Az olvasáskészség és nyelvismeret vizsgafeladatok megoldhatók a weboldalon.
Read the following text. Answer the questions (1-8) after the text in a maximum of FOUR words on the lines that follow the questions. There is an example (0) at the beginning.
Dali started creating from a young age. He was painting in oils by the time he was 10 and was producing accomplished works by the time he was 15.
Dali was a bit of a rebel and was thrown out of school because he thought he knew more than his teachers.
Dali not only did paintings, he turned his hand to writing and made surreal films including 'Un Chien Andalou' which included a weird collection of donkeys, ants and eyeballs.
Although born in Spain in 1904 he lived his later life in the USA working with Walt Disney and film director Alfred Hitchcock.
Dali designed one of the most famous sofas in the world in 1936; it was in the shape of a giant pair of red lips inspired by Hollywood actress Mae West. Dali was a larger than life character and wore flamboyant clothes; he was also well known for his curly moustache.
Unlike many artists Dali was recognised for his talent in his own lifetime and he could sell his work for lots of money. This was helped by his talent for self publicity.
Dali was part of a group of artists called the Surrealists, which also included Marcel Duchamp, Rene Magritte and Joan Miro. This group believed that the unexpected and the unbelievable could happen in art. They liked to combine strange objects together like Dali did with the lobster and the telephone. Dali called his paintings "hand-painted dream photographs". The melting clocks and group of ants in The Persistence of Memory are images that feature in many of Dali's paintings and show the weird dream-like quality of his work. Dali liked to do 'surreal' things outside of painting and once delivered a lecture in London in a diving suit! Nearly suffocating during the presentation, Dali had to be rescued by the young poet, David Gascoyne.
Read the following text. Parts of some sentences are missing from the text. Choose the most suitable part from the list (A-J) for each gap (1-8) in the text. There is ONE EXTRA part that you do not need to use. Write your answers in the gaps. There is an example (0) at the beginning.
The African elephant is the largest mammal that lives on land.
Males can be up to four metres tall (0) . They have extra-large ears that they flap when (1) . Unlike their Asian cousins, both male and female African elephants have tusks.
These intelligent creatures talk to one another (2) - so low, in fact, that we can't even hear them. It's as if they had their own built-in mobile phones! This explains why two elephants can act as one, even if (3) . Elephants also make a sort of rumbling sound while digesting their food. If they are in danger they turn this sound off (4) .
Elephant trunks are the Swiss army knives of the animal kingdom, which act as a combined trumpet, water pistol, siphon, shower and feeding tool. They are strong enough (5) , yet delicate enough to pick up a berry. Elephants use their trunks to feed with, and their vegetarian diet consists of plants, shoots, twigs, leaves and fruit.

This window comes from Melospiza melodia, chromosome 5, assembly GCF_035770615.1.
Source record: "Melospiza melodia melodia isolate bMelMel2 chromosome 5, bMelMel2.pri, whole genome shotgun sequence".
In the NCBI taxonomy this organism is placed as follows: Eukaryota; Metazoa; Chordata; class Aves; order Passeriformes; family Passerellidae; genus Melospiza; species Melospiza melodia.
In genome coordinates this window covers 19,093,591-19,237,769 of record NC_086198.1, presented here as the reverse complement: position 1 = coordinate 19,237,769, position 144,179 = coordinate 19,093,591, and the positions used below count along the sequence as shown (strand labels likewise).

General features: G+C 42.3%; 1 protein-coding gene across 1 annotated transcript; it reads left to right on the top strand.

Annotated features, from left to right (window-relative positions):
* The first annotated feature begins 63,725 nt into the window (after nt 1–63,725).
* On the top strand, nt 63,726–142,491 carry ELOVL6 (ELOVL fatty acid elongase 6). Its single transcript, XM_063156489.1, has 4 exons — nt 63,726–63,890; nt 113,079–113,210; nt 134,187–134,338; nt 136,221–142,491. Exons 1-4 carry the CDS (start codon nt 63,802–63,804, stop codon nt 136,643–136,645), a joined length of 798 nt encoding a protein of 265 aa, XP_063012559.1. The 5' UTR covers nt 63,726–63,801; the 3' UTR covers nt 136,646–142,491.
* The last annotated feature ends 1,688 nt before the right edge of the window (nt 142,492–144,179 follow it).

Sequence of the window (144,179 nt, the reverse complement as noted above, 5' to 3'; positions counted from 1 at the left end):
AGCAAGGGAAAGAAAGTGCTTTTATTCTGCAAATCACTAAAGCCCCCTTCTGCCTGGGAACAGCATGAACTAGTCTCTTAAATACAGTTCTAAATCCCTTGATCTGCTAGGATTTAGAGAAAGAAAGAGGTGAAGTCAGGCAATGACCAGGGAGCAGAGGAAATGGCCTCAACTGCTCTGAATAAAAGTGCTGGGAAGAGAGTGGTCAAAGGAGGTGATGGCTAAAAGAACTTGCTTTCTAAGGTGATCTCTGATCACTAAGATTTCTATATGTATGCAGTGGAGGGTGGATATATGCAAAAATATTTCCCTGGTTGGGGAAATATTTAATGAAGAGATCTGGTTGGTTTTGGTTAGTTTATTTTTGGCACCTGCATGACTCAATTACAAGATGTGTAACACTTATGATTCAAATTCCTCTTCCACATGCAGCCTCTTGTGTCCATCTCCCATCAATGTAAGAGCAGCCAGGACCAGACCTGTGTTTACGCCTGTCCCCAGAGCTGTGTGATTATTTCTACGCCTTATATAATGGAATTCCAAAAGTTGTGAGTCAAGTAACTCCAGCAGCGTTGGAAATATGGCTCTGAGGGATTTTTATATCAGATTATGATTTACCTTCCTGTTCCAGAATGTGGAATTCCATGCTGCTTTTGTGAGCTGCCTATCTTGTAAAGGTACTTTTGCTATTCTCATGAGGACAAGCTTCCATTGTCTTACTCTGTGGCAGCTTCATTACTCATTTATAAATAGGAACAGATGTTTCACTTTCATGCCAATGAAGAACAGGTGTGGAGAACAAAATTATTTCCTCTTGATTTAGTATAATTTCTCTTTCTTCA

African elephants live in close groups of around 10 females and their calves. Females give birth to a single calf every two to four years. Elephants form close family bonds, and protect any younger (6). When the males (bulls) are about 12 years old they leave the group (7). Then they form their own groups or wander on their own.
People sometimes say that elephants never forget, and it's true that older elephants will show the younger ones (8) . This sort of knowledge is vital because an African elephant can drink as much as 50 gallons of water a day.
Read the following text. Choose the best word from the list (A-L) for each gap (1-10) in the text, and write its letter in the gap. There is ONE EXTRA word that you do not need to use. There is an example (0) at the beginning.
George Washington's plantation home lies about 20 kilometers south of Washington, (0) the Potomac River. But tourists have no (1) finding it.
It's Spring - prime tourist season in the Washington, D.C., area. But sweltering summer weather will (2) arrive along the Potomac River, and America's most famous farmhouse is ready. Mount Vernon, the home of George Washington, the nation's first president, (3) air-conditioned.
What's so special about that? The owners of historic properties wrestle with a basic question: Should we preserve our treasure as close (4) possible to its condition when famous people lived or worked here? After all, we do things like scraping through layers of paint just to find and restore authentic colors from a century or two ago. Or should we bend our preservationist principles and make the place comfortable (5) visitors and staff?
The Mount Vernon Ladies' Association - the nation's first preservationist organization that once saved Washington's estate from ruin after the U.S. Civil War - struggled mightily with this dilemma. For years (6) members opposed any climate-control measures, noting that George and Martha Washington certainly never flipped on an air-conditioning switch. They also worried that the installation (7) a/c would damage plaster and wallpaper and wood.
When the Mount Vernon Ladies decided (8) go ahead and put in the cooling system a few years (9) , two key staff members resigned in protest. One called the move unethical. But renovation forces won out. Air conditioning would (10) preserve valuable furniture and musical instruments that heat and humidity were degrading, they argued.